Nine Lives

Author Peter Swanson has created another lively homage to classic mystery puzzles in his new novel, Nine Lives. Much like his earlier book, Rules for Perfect Murders, several of the characters in this new story recognize parallels to Agatha Christie’s And Then There Were None (Ten Little Indians) and The ABC Murders—but Swanson gives these plot devices his own diabolical modern twists.

Nine strangers receive a letter containing a single sheet of paper with nine names on it in alphabetical order. The names aren’t familiar, the envelope lacks any identification. The recipients react in predictable, but different ways. A couple of them ignore the letter completely, several rack their brains trying to figure out what it means. Ultimately, most chalk it up to some species of computer mistake. Only one views it with much suspicion. She’s a female FBI agent, and it’s her job to be suspicious.

A day or two later, when a man whose name is on the list is found dead, the keen ears of the agent’s FBI supervisor perk up. The deceased, Frank Hopkins, was a man in his seventies and owned the Windward Resort in Kennewick, Maine. If he drank a little too much and got a little hazy at times, what killed him was having his head pushed into a tide pool where he drowned, a mysterious letter crumpled in his hand.

When a second person whose name is on the list is found shot to death, the possibility of a coincidence is too remote to contemplate. The FBI agent calls it “the second plane.” When the first airplane hit the World Trade Towers on 9/11, the shocked witnesses all assumed it was a tragic accident; when the second plane hit, everyone’s assessment changed, immediately and completely.

The FBI begins a massive effort to track down the seven remaining people, all but two of whom they do eventually identify and question. The recipients are clueless and the police offer protection. This makes no difference at all, as the next victim dies in his bed with a police officer sitting in the driveway. Now you’re firmly in And Then There Were None territory.

The people on the list are all interesting in their own ways, mostly under 40, but wildly diverse in where they live and what they do (aspiring actor, singer-songwriter, college professor, kept woman—does anyone still know what that means?—retiree, oncology nurse). Surprisingly, they’re mostly not deeply frightened, even as the body count rises.

Meanwhile, you can’t help but troll the text for clues of buried commonalities among the letter recipients. Several are estranged from their parents, three are in the arts, loosely speaking, two have cats (nine lives?). That kind of thing. You’ll likely enjoy trying to work out the puzzle Swanson lays before you. I did. Of course, one little fact has been withheld that would clinch your theory, but Swanson does provide enough information to get there without it. This book strikes me as an ideal vacation read, as it moves swiftly through the mayhem, while retaining a light touch.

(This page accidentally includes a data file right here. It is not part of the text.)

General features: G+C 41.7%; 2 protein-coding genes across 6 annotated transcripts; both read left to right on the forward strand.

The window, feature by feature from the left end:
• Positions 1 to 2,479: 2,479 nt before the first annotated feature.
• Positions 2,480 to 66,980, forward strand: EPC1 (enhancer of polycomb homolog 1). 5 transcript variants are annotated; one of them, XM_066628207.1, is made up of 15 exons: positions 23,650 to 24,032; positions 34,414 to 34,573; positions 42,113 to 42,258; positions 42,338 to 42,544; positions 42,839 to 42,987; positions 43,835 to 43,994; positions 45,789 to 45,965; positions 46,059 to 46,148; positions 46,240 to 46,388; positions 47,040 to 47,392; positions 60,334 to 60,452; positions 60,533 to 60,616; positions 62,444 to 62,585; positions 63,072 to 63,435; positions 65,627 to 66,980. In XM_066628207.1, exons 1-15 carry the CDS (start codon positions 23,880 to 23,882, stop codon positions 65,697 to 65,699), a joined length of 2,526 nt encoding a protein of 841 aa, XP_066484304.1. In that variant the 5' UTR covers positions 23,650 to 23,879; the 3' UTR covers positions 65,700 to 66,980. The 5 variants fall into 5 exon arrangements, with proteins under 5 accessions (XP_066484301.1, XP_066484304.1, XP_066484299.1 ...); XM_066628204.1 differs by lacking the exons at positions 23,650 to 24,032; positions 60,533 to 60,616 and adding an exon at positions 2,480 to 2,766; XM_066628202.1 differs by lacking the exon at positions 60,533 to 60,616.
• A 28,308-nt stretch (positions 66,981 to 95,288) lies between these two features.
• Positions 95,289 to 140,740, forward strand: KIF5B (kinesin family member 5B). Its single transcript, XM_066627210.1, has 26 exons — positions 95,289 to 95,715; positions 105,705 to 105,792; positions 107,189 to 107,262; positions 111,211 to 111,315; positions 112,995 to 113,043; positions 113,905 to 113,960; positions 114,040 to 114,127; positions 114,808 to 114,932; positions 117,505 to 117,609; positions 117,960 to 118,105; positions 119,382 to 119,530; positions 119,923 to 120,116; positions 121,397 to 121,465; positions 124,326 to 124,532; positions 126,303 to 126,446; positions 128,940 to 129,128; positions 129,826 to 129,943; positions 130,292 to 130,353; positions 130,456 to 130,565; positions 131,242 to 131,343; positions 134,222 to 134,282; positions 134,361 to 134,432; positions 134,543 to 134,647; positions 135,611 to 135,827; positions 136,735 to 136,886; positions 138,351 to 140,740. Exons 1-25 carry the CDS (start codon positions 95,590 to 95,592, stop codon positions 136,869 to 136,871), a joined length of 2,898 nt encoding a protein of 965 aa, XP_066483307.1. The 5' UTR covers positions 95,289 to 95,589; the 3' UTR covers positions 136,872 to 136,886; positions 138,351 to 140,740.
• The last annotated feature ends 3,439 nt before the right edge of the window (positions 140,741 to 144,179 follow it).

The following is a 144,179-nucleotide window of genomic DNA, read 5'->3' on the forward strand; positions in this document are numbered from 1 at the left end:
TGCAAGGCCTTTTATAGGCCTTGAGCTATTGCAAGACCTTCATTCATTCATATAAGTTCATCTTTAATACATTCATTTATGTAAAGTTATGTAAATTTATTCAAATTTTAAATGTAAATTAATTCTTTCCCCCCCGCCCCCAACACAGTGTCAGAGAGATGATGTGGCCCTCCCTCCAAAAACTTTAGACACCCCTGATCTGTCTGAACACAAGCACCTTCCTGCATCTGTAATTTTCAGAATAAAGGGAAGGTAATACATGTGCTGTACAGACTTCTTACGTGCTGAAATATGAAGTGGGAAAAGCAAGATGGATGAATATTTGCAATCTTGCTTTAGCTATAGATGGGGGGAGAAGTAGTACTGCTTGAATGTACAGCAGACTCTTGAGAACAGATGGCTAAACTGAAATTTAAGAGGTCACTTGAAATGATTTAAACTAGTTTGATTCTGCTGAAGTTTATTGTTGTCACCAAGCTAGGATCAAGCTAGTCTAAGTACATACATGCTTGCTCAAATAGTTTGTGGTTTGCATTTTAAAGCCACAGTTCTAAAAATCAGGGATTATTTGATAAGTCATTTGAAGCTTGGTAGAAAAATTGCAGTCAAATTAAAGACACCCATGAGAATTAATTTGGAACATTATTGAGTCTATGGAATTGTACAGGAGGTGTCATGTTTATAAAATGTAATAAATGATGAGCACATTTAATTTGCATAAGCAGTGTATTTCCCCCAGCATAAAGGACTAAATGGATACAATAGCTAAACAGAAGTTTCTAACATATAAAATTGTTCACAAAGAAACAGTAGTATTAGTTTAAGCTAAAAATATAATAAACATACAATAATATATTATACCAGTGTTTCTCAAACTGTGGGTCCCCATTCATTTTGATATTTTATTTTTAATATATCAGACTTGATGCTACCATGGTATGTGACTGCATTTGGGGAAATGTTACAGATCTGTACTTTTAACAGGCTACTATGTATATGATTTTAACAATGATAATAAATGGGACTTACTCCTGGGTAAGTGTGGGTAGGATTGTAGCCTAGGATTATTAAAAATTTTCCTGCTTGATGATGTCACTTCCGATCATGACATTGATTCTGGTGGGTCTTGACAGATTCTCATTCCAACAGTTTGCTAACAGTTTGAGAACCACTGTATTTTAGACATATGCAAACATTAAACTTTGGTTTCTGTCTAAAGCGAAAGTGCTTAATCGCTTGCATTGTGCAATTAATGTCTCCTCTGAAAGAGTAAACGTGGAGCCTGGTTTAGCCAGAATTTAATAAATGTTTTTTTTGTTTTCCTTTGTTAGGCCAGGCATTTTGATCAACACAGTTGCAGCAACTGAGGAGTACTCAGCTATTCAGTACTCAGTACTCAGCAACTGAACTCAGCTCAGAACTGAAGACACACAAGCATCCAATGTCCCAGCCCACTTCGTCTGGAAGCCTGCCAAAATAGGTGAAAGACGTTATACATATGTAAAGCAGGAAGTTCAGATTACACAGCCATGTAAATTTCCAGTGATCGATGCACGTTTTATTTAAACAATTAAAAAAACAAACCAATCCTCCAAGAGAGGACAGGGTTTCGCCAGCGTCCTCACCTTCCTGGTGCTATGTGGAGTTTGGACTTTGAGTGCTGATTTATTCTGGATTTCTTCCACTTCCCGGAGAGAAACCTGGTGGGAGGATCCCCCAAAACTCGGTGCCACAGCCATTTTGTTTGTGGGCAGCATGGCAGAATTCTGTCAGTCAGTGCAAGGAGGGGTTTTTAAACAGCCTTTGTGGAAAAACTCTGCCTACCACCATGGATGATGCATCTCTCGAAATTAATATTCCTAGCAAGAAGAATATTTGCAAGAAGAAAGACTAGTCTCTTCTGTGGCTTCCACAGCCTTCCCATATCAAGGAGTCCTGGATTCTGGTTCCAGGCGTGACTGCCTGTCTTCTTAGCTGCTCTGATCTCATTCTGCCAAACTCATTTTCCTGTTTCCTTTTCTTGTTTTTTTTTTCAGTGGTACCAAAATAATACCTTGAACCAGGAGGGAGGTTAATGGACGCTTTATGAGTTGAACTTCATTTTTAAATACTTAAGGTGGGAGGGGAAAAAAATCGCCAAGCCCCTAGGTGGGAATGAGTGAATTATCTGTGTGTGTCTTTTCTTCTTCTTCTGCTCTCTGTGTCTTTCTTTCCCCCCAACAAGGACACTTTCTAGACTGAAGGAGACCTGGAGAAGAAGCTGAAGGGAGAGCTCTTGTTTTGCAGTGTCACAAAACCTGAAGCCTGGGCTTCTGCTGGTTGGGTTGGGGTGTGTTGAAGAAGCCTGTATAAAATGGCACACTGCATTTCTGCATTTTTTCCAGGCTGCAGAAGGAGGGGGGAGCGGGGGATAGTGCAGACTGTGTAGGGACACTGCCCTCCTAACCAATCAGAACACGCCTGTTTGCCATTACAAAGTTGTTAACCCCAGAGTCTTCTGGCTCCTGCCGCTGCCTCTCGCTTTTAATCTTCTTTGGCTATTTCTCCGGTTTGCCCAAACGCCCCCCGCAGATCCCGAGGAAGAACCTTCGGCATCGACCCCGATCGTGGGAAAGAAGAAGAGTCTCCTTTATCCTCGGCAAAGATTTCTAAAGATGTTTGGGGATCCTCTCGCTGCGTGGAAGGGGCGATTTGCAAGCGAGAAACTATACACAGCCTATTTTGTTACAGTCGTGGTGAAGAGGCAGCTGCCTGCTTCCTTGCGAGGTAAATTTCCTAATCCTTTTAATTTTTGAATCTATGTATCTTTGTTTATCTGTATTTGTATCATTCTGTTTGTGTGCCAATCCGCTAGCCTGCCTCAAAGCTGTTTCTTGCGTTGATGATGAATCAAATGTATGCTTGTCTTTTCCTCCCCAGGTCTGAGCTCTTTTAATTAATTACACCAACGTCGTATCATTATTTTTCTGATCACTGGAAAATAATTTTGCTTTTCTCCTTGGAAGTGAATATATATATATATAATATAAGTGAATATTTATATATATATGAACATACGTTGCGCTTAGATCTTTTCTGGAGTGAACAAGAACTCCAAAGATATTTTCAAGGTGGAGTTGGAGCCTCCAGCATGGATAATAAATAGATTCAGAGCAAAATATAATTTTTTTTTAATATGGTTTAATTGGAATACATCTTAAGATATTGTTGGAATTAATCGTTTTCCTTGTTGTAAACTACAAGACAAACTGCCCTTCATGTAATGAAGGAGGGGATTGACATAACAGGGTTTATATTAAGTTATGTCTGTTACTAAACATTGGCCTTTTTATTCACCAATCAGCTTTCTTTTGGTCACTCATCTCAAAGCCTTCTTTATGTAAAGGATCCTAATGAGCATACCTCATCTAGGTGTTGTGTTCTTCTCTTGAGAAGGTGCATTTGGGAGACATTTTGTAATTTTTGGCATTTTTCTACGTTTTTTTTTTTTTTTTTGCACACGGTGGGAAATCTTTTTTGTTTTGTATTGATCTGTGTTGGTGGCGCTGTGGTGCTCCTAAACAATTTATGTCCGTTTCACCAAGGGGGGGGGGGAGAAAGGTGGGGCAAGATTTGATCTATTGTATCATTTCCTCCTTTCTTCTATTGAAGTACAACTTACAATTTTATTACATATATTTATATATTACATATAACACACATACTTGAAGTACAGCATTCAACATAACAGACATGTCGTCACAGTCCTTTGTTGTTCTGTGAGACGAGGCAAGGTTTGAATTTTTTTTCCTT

3 thoughts on “Nine Lives

  1. Puzzle books like Christie’s Ten Little Indians can be fun. (You may be surprised to find out what her original title for this book was. Check at your own risk, but rest assured it would create quite a controversy today.)
    I also must admit that hearing the allusion to “the second plane” kind of robbed me of any desire to read the book. Alluding to the tragedy of 9-11 in such a way struck me as flippant and kind of disrespectful. I can’t say I’m going to read this one, but that’s just my opinion.
    For an interesting reworking of Christie’s theme, I’d recommend the old movie, The Trouble With Shelia.” It was made in the mid 1970’s and remains an entertaining flick. And of course, there are the two movie versions of Christie’s book to watch.

    • Yes, I’m aware of the Christie controversy over the earlier title. It was based on a nursery rhyme of what, almost a century ago now. Thankfully, some things have changed. I don’t think the characters meant the allusion to 9/11 to be flippant, just an indelible example of how perceptions can change, totally and irrevocably, in an instant. Actually kind of rare. We more commonly hold onto the original idea, with “well, okay, maybe, but . . .”

  2. Another fun review that draws me to the story. You do such a good job on these, Vicki. Such a pleasure to read them.

Comments are closed.